With the transition away from Libor now well underway, BAFT, the American Bankers Association subsidiary association for international transaction banking, and two other trade finance groups today published a new report discussing potential implications for the trade finance industry. The report combines responses from a quantitative survey along with qualitative insights from banks and corporations involved in trade finance.
While the Libor transition will have significant effects on trade finance, more than two-thirds of corporates surveyed said that they are not prepared to successfully transition all their Libor-linked exposures to an alternative reference rate by the dates specified by the Intercontinental Exchange, the administrator of Libor. (Certain tenors of Libor will cease publishing after Dec. 31, and all remaining tenors will cease publication after June 30, 2023.)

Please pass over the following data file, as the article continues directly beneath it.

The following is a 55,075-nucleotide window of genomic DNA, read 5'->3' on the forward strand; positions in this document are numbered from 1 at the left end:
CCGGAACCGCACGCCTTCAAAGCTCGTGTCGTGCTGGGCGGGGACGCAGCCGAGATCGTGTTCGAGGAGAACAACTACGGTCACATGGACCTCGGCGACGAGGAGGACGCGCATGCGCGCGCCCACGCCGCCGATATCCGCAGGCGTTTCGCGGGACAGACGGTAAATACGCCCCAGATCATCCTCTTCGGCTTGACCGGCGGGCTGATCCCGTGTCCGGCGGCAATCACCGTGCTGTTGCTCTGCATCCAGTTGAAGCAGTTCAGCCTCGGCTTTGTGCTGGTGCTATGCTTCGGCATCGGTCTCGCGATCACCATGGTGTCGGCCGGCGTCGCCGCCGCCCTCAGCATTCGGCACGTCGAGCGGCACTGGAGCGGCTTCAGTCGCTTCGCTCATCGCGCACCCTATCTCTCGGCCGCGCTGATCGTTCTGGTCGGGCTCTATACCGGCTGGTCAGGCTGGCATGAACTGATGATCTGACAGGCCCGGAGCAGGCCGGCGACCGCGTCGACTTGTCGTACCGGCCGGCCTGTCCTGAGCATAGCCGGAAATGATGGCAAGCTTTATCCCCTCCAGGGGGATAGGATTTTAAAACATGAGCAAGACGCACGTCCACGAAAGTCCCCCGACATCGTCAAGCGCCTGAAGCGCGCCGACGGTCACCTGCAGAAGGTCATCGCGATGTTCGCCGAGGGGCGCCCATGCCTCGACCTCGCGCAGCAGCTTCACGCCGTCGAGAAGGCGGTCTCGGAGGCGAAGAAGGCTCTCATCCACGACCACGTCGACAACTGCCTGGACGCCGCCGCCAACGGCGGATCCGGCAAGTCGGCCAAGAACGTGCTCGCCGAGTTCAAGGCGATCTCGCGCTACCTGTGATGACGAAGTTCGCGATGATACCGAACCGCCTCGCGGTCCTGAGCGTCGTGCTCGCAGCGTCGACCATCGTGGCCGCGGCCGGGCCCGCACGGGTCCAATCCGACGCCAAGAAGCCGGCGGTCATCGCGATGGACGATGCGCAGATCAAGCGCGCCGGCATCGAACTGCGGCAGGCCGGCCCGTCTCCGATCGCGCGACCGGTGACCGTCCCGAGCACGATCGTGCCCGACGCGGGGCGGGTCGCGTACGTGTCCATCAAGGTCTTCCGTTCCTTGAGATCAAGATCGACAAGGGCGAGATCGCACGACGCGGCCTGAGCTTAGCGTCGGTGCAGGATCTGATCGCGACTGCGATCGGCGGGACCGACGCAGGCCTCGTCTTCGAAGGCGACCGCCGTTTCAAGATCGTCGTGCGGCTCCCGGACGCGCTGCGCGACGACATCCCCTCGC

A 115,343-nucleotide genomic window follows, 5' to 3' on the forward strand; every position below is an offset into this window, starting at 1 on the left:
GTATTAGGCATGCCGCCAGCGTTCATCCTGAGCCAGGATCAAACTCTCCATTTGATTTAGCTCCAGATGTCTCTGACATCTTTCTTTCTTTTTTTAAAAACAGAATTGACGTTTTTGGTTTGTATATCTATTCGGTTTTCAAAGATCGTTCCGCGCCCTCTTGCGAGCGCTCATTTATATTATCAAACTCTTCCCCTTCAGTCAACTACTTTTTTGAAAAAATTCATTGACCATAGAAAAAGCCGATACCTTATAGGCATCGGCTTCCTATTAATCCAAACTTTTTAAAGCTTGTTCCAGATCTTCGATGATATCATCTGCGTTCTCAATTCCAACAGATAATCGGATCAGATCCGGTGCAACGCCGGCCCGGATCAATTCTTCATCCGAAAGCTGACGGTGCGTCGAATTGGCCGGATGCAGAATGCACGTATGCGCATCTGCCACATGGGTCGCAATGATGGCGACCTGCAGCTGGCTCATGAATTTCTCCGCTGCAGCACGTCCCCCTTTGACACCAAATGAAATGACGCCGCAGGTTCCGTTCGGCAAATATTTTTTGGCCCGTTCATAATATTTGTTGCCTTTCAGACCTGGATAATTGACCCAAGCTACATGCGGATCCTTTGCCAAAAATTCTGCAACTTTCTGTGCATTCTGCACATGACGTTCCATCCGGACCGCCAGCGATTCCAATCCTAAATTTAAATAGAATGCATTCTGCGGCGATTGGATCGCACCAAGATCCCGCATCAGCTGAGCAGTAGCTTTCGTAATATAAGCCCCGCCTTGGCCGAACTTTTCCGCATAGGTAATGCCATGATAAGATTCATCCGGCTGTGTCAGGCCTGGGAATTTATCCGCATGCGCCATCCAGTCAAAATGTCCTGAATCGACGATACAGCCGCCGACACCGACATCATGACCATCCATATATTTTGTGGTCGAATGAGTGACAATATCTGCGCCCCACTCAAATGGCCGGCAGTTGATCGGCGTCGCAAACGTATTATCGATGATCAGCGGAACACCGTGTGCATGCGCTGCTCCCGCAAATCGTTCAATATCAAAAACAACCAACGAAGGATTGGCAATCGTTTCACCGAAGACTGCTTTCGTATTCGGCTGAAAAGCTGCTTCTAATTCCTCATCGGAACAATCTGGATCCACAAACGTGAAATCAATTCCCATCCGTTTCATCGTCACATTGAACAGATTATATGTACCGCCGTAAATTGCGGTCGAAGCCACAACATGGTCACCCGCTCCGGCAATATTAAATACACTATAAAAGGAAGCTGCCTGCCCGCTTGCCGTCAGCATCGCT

Just 13% of total corporate Libor exposures have already been transferred to an alternative reference rate, the report found. Most progress has been made in transitioning derivatives, swaps and futures, with 36% of corporates reporting they’ve made “a great deal of progress” in this area, and another 54% saying they have made “some progress.”
“Banks should continue to track currency-specific transition deadlines, intensify internal system and process preparations, and enhance and tailor communication with corporate clients,” said BAFT VP Diana Rodriguez. “Taken together, these steps will help to ease some of the uncertainty and pave a more solid path toward transition.”